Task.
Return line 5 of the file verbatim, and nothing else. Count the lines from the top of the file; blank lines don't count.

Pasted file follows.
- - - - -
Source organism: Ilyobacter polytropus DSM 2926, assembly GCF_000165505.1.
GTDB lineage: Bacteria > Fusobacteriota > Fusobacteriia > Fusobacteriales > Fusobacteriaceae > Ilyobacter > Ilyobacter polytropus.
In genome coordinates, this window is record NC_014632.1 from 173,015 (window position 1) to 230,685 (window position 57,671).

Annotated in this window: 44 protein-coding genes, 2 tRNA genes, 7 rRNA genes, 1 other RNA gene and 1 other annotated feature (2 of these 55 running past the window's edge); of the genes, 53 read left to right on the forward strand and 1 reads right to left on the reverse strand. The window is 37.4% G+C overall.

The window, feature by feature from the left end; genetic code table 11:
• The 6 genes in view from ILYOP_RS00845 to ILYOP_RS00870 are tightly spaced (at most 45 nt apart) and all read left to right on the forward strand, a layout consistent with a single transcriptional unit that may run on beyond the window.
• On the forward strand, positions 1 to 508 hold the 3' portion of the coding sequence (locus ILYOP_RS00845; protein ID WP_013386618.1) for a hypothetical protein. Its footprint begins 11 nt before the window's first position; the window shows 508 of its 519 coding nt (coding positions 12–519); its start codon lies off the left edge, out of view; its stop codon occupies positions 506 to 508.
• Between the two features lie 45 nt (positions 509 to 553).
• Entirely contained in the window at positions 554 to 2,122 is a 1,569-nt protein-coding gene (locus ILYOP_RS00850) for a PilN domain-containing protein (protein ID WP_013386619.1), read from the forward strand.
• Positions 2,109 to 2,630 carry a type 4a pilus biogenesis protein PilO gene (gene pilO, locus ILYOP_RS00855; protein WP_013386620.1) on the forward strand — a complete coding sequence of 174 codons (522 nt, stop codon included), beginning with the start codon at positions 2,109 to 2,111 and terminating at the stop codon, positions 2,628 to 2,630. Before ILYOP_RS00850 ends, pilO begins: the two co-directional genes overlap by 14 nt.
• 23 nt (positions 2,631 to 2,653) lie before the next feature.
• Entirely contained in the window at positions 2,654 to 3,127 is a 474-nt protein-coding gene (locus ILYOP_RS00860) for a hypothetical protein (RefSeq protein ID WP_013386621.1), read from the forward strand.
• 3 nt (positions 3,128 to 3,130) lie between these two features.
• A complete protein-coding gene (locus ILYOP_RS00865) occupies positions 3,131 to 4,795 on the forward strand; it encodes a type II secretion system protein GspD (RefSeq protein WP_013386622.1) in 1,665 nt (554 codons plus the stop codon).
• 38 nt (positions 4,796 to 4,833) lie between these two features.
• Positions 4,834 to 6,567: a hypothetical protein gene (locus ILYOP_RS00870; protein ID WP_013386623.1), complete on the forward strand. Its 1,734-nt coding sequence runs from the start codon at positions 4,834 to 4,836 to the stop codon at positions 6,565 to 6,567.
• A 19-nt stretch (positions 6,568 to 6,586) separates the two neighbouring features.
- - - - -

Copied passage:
The window, feature by feature from the left end; genetic code table 11: